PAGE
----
Humanitarian aid distributed as education and other ongoing supports continue
The Salesian community of Quetta, Pakistan, provided shelter and basic necessities to Afghan refugees with the support of the Salesian Missions Office in Madrid. More than 100 refugees, mostly children, received tents, blankets, food and medicine. The Christian community of Quetta felt proud to be able to help people of other religions in a spirit of brotherhood.
This initiative was launched due to the extremely cold weather in the region. The Salesians also work to provide continuous support, including the education of children and medical and psychological assistance.
During the second week of December, Don Bosco Lahore distributed humanitarian aid to 200 Afghan refugee families in Peshwar. This activity was carried out with the collaboration and coordination of local authorities, police and municipal administration, which facilitated the distribution. This effort was supported by the Salesian Missions Office in Madrid, the Salesian Missions in the United States, Don Bosco Switzerland and the Salesians in Berlin.
According to the United Nations Refugee Agency (UNHCR), nearly 700,000 Afghans have been internally displaced by the conflict this year, with some 3.5 million people uprooted in total across the country. Iran and Pakistan together host nearly 90 percent of all Afghan refugees in the world and have done so for more than four decades.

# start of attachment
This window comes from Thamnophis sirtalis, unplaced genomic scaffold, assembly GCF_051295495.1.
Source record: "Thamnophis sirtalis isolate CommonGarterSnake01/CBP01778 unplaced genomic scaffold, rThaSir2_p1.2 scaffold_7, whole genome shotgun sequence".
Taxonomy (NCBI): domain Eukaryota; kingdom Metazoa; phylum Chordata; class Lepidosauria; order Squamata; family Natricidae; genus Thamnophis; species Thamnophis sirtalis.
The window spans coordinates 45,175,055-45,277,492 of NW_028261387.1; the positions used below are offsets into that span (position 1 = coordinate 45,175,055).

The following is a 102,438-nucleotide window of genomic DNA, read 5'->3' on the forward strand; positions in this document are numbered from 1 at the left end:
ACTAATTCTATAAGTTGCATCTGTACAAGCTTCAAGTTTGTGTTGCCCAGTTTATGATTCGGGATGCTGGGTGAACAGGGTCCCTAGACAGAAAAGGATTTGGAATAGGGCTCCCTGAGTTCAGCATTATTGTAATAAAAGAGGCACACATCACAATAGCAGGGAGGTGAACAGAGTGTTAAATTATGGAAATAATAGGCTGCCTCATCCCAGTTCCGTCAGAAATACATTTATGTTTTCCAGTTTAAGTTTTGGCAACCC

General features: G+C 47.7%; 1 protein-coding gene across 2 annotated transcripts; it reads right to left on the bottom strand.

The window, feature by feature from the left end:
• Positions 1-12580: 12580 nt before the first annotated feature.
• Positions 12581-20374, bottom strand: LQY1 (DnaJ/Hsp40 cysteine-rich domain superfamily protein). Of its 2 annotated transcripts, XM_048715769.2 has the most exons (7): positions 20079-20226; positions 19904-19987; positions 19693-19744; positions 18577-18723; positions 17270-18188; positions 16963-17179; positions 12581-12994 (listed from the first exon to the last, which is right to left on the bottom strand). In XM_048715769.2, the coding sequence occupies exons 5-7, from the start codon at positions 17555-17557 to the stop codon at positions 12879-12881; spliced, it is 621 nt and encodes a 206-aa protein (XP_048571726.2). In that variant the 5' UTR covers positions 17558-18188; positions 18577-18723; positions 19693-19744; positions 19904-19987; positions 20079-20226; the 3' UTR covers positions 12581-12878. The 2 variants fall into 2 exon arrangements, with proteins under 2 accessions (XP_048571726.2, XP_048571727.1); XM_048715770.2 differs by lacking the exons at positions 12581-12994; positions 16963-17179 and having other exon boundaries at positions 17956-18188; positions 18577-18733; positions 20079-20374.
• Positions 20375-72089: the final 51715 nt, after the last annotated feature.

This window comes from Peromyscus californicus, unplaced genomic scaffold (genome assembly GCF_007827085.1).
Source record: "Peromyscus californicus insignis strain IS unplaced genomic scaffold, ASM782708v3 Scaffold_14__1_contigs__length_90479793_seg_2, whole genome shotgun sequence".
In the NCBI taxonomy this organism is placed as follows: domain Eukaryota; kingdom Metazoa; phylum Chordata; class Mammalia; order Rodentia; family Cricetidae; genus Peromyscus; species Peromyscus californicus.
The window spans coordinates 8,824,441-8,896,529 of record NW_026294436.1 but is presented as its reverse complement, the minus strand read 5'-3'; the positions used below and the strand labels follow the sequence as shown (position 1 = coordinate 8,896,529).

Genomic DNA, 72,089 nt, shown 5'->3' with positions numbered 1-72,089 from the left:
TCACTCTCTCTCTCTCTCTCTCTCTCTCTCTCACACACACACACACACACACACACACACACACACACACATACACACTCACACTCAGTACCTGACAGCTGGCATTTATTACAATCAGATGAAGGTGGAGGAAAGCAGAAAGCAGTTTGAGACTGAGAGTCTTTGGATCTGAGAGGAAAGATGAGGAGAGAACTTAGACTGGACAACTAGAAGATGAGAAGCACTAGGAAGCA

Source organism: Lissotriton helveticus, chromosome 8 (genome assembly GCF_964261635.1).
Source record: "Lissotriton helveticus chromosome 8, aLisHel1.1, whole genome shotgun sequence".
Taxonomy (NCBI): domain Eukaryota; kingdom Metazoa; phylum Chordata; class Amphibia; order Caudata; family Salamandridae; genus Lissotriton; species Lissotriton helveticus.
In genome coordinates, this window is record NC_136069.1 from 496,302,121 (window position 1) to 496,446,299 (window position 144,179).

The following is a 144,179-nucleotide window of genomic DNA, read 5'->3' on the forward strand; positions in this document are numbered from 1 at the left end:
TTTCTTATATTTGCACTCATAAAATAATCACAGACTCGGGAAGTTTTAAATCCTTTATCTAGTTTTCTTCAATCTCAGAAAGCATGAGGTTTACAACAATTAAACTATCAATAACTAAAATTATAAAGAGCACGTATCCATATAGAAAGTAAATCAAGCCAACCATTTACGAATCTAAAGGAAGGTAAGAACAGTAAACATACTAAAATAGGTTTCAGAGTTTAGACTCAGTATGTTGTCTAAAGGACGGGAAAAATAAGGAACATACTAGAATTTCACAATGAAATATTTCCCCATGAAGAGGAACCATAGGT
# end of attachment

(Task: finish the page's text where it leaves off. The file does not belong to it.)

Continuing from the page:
The Salesian centers in Quetta and Lahore offer quality education and an innovative teaching style. More than 1,000 pupils from disadvantaged families attend Salesian schools. The Salesians began providing education in Pakistan in 1998, and today their centers are considered to be one of the best in the country.
“We try to provide quality and innovative education,” said Father Gabriel Cruz, Salesian missionary from Mexico who has worked in Lahore for three years. “The Pakistani education system focuses on memorization and reproduction as we try to awaken the skills of the students.”
Salesian schools offer economic benefits, scholarships and accommodation to students from the poorest families so that education is not only accessible but also an incentive for parents to send their children to school. Pakistan has one of the lowest literacy rates in South Asia at less than 50 percent. Although the country’s constitution recognizes free and compulsory education between the ages of 5 and 16, the rule is often not followed in rural areas for those over 13.
According to the World Bank, 31.3% of people living in Pakistan live below the poverty line. Gender plays a role in poverty in the country. Pakistan has traditional gender roles that define a woman’s place in the home, not in the workplace. As a result, access to education is difficult for girls and society’s investments are lower. There are few opportunities for women and girls in the country outside of traditional roles. This is evidenced by the disparities in education, including the literacy rate.